Jul 20, 2023

Feros Byron Bay residents claim another victory as they avoid eviction

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Dubbed the tenacious ten, the last Feros Village Byron Bay residents are taking a stand against their home’s impending closure. [Source: Facebook]

There’s good news for the ten remaining residents at Feros Village Byron Bay as the aged care provider has not forced any evictions despite reaching its intended closure date of July 19. 

It means the determined residents have claimed a second successive victory over Feros Care after forcing them to extend its initial closure date, which was set for June 23. 95-year-old resident Kate Smorty, who has led the push to stay in her beloved home, said she felt sorry for those trying to force the relocation.

“I just sort of feel sorry for the people who are trying to move us out, because we’re staying,” Ms Smorty told ABC News

Key points

  • Five months have passed since the Feros Care Board first notified 40 residents of its intention to close the Byron Bay site as it was no longer fit for purpose
  • Despite announcing the closure, no plans were in place for redevelopment, although the provider intended to seek approval for new accommodation on the same site
  • Residents would not leave without a fight and they were joined by friends and family in Byron Bay who opposed the plans to shut down the residential care village

However, Feros Care remains committed to closing the facility as they feel it would be highly irresponsible to keep it open. In a statement provided to HelloCare, Feros Care reaffirmed it has to close as it no longer meets Government requirements and residents could receive quality care if they moved elsewhere.  

“The Byron Bay facility was built 33 years ago as a low care hostel and was not designed or built to the standards or requirements of a residential aged care site. Put simply, we cannot provide the full spectrum of care required under the Act at Feros Byron Bay Village,” Feros Care said.

“It is highly irresponsible for people to suggest we continue operating the facility without compromising the safety and quality of care, something that the Board is not prepared to do. The future of this site is for affordable seniors accommodation, which is a much needed asset for the community.”

Feros Care said a number of other accommodation options are available, including high-care homes that would better suit residents with growing needs.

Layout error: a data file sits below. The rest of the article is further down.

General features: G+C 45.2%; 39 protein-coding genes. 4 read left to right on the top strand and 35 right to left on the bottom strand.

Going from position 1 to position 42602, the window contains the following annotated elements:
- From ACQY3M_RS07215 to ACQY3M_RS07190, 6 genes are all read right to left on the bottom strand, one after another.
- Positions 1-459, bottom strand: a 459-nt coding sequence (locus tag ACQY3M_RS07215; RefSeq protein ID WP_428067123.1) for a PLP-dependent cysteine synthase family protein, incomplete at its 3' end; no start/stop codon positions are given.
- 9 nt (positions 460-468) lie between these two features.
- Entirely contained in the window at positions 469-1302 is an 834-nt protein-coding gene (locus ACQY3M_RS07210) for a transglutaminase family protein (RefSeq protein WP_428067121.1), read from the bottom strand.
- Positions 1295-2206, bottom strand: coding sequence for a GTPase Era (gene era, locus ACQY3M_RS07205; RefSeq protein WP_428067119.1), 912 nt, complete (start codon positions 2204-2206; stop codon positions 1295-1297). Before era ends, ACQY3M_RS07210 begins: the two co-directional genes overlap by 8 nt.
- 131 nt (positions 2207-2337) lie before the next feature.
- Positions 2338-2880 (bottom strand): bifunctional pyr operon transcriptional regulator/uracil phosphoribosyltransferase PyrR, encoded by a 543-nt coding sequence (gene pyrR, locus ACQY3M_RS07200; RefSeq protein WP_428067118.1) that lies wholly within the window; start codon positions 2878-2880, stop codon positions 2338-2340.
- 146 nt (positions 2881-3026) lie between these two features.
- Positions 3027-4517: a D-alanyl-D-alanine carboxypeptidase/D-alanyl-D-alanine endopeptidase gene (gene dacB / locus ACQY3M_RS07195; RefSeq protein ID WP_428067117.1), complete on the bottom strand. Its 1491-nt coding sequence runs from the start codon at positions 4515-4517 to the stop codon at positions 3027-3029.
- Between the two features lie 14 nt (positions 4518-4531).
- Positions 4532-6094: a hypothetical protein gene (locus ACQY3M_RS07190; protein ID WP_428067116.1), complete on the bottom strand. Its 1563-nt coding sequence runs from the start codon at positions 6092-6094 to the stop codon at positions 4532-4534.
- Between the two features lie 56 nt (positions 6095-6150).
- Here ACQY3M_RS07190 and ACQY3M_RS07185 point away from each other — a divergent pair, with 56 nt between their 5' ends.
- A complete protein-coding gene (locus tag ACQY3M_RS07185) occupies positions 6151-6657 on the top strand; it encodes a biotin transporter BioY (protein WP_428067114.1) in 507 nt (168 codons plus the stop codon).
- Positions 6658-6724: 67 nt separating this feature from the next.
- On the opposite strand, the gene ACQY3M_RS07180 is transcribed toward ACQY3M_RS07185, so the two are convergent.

The difficult decision to close the Feros Byron Bay Village in its current form has been made as a result of the increasingly complex regulatory and legislative environment for operators of Commonwealth funded Residential Aged Care Facilities,” they said.

“For example, the Aged Care Act obligates Feros Care to guarantee a resident will not be required to move to another facility if over time they need a higher level of care, such as increased nursing care.”

With ten tenacious residents remaining and an aged care provider who has acknowledged they will not forcibly evict them, the two sides are in a stalemate. Feros Care can operate the village until its licence expires in May, 2024, although it does not plan to run indefinitely. 

Local lawyer leads the way

This fight doesn’t just belong to Feros Care residents; local lawyer and Byron Shire councillor Mark Swivel has been defending the residents, who he said are in limbo with no resolution in sight. 

“We have written to everyone. Every part of Government; to find the best way forward. But no one person or part of Government holds the key to unlocking this situation. The details of the dispute are now absurdly complex. An aged care sector in flux. Developing crown land. Conflicting stories abound,” Mr Swivel said.

“But the real issue is simple. The story of these ten people, and the others they used to live with, asks us all a really simple question: how should we look after each other? And who gets to decide how that question is answered. With aged care homes closing all around the country, we have a crisis on our hands.”

“I hope the decision makers involved consider these ten people and their welfare – and the value of their home to the community – as a village and as an example to all of us.”

As no new closure date has been announced, uncertainty remains over what happens next. It is possible for someone else to step in, including the Federal Government or the Crown Land, although it’s difficult to say if and when that could happen. 

Speaking to The Echo, Mr Swivel said all of this could have been avoided had Feros Care been more transparent or provided 12 months’ notice for resident movement. 

“Let’s not forget, there is no development application let alone an approval in place for the redevelopment of this site,” Mr Swivel said.

According to a recent ABC Radio interview, Feros Care stated an architect is currently drawing up plans for a new residential aged care home in Byron Bay.

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